The “Pow” Sessions
(3 years 8 months)
You are one proud boy after our daily "Pow" sessions. Today you spoke with your shoulders back and your chest puffed out, "I counted to one hundred."
And indeed you did. With very little help. One interesting thing you did was to follow seventy-nine with seventy-ten, eighty-nine with eighty-ten. Perfectly reasonable, I thought.
You probably won't remember our Pow sessions, so I'll explain them. And I suppose while I'm at it I might as well start at the beginning of numbers for you. And before we begin I think it is only right that we nod in homage to The Count, that great, revolutionary counter of things common and extraordinary, who thrilled and delighted us with his endlessly inventive, and enchanted techniques, proving to a doubting world that good counting form is appropriate always and everywhere.
As you know we live on the fifth floor of a tall building. On each floor on the wall opposite the elevators, is a good-sized black, plastic panel engraved with white that says, "5 Floor.” So one day when you are about eighteen months old we get off the elevator on our floor. You are in my left arm, and the sign just jumps out at me. I step across the hall and point to five. ‘You know what that is?’ I ask. And without waiting for a reply I say, ‘Big five,’ and smack the sign with flat of my palm. You lighted up. You respond to things done with gusto. I held you close to the sign and you gave it a good whack, and sang out, ‘Big five.’
That was the beginning. I found a beautiful graphic on the Museum of Modern Art calendar that features a golden 5, and had it framed and hung it in the vestibule of our apartment. Now when we came home we had two five's to call out.
Next we started in on the lighted numbers above the elevator door, both inside and out. At first I would call them out and you would repeat them. Soon we were calling them together. And then you were calling them, and I was the echo. You loved it. And the reason I think is because we always did it with gusto, both in voice and gesture.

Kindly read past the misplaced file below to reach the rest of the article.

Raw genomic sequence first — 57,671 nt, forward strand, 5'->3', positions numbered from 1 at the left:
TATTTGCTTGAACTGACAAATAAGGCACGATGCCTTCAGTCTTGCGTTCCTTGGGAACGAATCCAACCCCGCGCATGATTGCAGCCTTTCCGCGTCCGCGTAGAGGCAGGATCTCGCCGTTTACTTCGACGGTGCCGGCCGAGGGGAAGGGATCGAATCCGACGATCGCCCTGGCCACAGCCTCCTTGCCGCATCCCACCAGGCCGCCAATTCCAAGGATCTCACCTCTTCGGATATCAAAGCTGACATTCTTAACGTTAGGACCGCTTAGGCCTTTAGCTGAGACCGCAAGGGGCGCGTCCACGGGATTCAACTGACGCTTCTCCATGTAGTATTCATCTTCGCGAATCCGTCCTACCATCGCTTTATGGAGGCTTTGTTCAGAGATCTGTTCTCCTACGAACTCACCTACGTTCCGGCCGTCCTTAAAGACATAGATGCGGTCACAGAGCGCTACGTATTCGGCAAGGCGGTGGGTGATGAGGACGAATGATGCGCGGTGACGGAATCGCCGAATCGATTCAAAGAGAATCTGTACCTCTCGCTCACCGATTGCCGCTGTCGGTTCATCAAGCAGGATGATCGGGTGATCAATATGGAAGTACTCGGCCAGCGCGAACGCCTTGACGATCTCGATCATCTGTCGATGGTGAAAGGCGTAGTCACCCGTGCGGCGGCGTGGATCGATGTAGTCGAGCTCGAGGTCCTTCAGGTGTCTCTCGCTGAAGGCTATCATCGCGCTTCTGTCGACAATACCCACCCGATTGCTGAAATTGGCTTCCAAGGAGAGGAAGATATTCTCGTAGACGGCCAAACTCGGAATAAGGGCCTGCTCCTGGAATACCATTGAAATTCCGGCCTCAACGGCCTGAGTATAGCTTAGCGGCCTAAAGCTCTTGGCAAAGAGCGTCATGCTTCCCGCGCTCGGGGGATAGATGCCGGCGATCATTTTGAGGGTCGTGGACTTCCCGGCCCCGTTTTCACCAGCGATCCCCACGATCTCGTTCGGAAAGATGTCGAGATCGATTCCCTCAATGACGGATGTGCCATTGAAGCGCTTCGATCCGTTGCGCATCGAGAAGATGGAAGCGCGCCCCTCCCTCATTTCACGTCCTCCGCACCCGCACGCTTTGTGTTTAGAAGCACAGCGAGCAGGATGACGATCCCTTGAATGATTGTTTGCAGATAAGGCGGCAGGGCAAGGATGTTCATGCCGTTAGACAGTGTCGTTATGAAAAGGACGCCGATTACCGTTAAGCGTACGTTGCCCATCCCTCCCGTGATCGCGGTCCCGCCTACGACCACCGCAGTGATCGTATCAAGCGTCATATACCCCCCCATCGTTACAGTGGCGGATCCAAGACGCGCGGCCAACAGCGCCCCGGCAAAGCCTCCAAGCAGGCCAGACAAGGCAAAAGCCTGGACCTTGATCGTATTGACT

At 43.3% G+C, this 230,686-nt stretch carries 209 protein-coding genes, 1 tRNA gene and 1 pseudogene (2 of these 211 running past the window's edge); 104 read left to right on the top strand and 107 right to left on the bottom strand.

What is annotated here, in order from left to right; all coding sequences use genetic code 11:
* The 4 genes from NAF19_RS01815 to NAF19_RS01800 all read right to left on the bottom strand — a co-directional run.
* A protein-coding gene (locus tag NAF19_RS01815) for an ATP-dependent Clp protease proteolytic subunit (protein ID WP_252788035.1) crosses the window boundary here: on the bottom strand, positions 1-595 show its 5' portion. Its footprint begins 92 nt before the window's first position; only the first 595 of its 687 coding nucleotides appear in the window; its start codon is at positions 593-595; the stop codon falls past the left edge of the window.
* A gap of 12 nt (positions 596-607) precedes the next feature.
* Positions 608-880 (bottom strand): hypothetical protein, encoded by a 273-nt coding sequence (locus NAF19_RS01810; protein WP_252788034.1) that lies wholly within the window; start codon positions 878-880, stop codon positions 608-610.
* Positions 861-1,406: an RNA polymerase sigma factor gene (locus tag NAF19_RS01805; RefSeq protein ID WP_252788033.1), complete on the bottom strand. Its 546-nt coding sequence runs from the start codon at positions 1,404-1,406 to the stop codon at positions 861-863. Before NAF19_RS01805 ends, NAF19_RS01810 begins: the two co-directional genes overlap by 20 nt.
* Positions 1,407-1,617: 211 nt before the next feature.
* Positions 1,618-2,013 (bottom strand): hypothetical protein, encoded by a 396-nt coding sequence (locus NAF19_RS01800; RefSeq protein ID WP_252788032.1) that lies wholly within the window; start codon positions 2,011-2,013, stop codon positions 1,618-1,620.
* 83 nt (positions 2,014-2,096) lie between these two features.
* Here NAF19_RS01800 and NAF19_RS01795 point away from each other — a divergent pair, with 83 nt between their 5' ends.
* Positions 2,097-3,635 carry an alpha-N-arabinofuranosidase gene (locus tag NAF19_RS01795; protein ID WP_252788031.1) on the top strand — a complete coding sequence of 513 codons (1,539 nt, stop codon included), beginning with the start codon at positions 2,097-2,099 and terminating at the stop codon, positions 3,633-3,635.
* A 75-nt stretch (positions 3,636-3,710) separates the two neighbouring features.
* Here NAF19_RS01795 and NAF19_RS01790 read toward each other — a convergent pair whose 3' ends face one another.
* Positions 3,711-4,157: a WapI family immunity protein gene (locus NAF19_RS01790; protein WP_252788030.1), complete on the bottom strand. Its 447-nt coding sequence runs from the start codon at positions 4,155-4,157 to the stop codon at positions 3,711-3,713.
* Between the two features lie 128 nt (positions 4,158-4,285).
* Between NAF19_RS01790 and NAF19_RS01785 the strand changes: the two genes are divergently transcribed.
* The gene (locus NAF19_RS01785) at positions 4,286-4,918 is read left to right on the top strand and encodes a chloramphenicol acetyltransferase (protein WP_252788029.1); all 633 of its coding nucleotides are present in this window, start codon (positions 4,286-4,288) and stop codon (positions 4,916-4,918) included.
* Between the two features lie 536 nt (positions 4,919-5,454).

You were so enthusiastic I made up some flash cards. We'd be hysterical counting up to ten. Shouting and laughing like we'd been possessed by the numbers genie. And it was this that led us to the Pow game.
Each morning, after breakfast and woo-wooing, we do teeth. Did I tell you about teeth brushing? There came a time, you were probably about two years old, when you started to resist the idea for no apparent reason. I was concerned that what up to this point had been a lot of fun, might degenerate into a struggle. I was really more than concerned, I was panicked. At that time you were heavily into Thomas the Tank Engine and Friends, and Mommy suggested I name the teeth after the engines. That was a stroke of genius, and got our little enterprise chugging right along. We got one of the little advertising sheets out of an engine package and taped it to the wall above the sink. Reading off the sheet I now address each tooth by name, always, of course, beginning with Thomas. Should I recite the names of the engines out of order according to the flyer, you hastily correct me.
First we brush our teeth together, then I brush yours. Lately I have played the role of Sir Toppam Hat who has come to inspect the engines, and we have a dialogue as we make sure the wheels and coupling rods of each engine are spotless and shining.
I forgot to mention that we sing during the part of brushing where we are each doing our own teeth. Usually the same song we use to wash our armpits in the shower.
Anyway, when Sir Toppam Hat is satisfied, we wash your face. Sometimes you have to fill the sink at this point, and I will take the opportunity to put in my lenses. When you let out the water out of the pond, your two frog hands follow the water down the drain while I supply what the frogs may be thinking or saying. So there we are, I'm sitting on the toilet seat with my hands under a towel, and you're standing on the little ladder, wet hands and face. I take your two hands into the towel and help you off the stool. I rest my hands on my thighs, palms up under the towel. Then we do Pows. I say, ‘How many Pows today?’ or, ‘Ten pows.’ You strike the towel briskly, alternating blows with left and right hands, counting the "Pows" as you go. Sometimes we bargain about the number of Pows. I'll ask for twenty, and you'll say, ‘No, ten.’ I'll say, ‘Okay, ten,’ and off we go. I almost forgot, each time you strike the towel I call out POW!
You’re latest accomplishment is counting to one hundred by tens.
So here's my problem. If First grade is only up to introducing lower case letters, you will be bored out of your bean. And boredom is a killer. I’m hoping for divine inspiration.